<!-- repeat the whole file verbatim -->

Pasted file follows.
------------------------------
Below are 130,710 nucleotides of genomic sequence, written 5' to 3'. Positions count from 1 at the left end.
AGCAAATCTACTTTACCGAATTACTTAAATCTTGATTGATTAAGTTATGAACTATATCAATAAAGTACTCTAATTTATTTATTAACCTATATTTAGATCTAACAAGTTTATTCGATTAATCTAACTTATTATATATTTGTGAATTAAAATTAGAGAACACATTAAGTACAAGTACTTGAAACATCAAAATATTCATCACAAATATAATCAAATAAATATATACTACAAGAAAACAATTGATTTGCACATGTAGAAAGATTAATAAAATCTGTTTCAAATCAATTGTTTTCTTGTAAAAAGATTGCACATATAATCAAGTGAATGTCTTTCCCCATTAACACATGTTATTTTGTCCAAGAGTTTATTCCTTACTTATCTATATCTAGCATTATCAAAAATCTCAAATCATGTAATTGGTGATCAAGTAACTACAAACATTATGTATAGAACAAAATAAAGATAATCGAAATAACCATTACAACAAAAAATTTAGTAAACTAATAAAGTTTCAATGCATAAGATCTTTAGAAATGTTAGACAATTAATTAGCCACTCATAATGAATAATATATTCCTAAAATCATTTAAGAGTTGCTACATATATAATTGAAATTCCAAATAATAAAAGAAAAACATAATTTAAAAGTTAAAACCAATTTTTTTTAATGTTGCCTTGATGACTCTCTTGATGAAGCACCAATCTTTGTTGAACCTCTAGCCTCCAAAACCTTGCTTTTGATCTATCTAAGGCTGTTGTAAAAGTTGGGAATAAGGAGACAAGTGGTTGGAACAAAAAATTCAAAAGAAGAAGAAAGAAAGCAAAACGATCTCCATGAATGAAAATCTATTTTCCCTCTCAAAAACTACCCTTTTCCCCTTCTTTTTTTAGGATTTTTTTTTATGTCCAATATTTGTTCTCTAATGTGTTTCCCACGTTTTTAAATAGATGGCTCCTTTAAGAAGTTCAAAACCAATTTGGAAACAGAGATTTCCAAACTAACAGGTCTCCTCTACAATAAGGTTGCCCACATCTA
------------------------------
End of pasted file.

Below are 130,710 nucleotides of genomic sequence, written 5' to 3'. Positions count from 1 at the left end.
AGCAAATCTACTTTACCGAATTACTTAAATCTTGATTGATTAAGTTATGAACTATATCAATAAAGTACTCTAATTTATTTATTAACCTATATTTAGATCTAACAAGTTTATTCGATTAATCTAACTTATTATATATTTGTGAATTAAAATTAGAGAACACATTAAGTACAAGTACTTGAAACATCAAAATATTCATCACAAATATAATCAAATAAATATATACTACAAGAAAACAATTGATTTGCACATGTAGAAAGATTAATAAAATCTGTTTCAAATCAATTGTTTTCTTGTAAAAAGATTGCACATATAATCAAGTGAATGTCTTTCCCCATTAACACATGTTATTTTGTCCAAGAGTTTATTCCTTACTTATCTATATCTAGCATTATCAAAAATCTCAAATCATGTAATTGGTGATCAAGTAACTACAAACATTATGTATAGAACAAAATAAAGATAATCGAAATAACCATTACAACAAAAAATTTAGTAAACTAATAAAGTTTCAATGCATAAGATCTTTAGAAATGTTAGACAATTAATTAGCCACTCATAATGAATAATATATTCCTAAAATCATTTAAGAGTTGCTACATATATAATTGAAATTCCAAATAATAAAAGAAAAACATAATTTAAAAGTTAAAACCAATTTTTTTTAATGTTGCCTTGATGACTCTCTTGATGAAGCACCAATCTTTGTTGAACCTCTAGCCTCCAAAACCTTGCTTTTGATCTATCTAAGGCTGTTGTAAAAGTTGGGAATAAGGAGACAAGTGGTTGGAACAAAAAATTCAAAAGAAGAAGAAAGAAAGCAAAACGATCTCCATGAATGAAAATCTATTTTCCCTCTCAAAAACTACCCTTTTCCCCTTCTTTTTTTAGGATTTTTTTTTATGTCCAATATTTGTTCTCTAATGTGTTTCCCACGTTTTTAAATAGATGGCTCCTTTAAGAAGTTCAAAACCAATTTGGAAACAGAGATTTCCAAACTAACAGGTCTCCTCTACAATAAGGTTGCCCACATCTA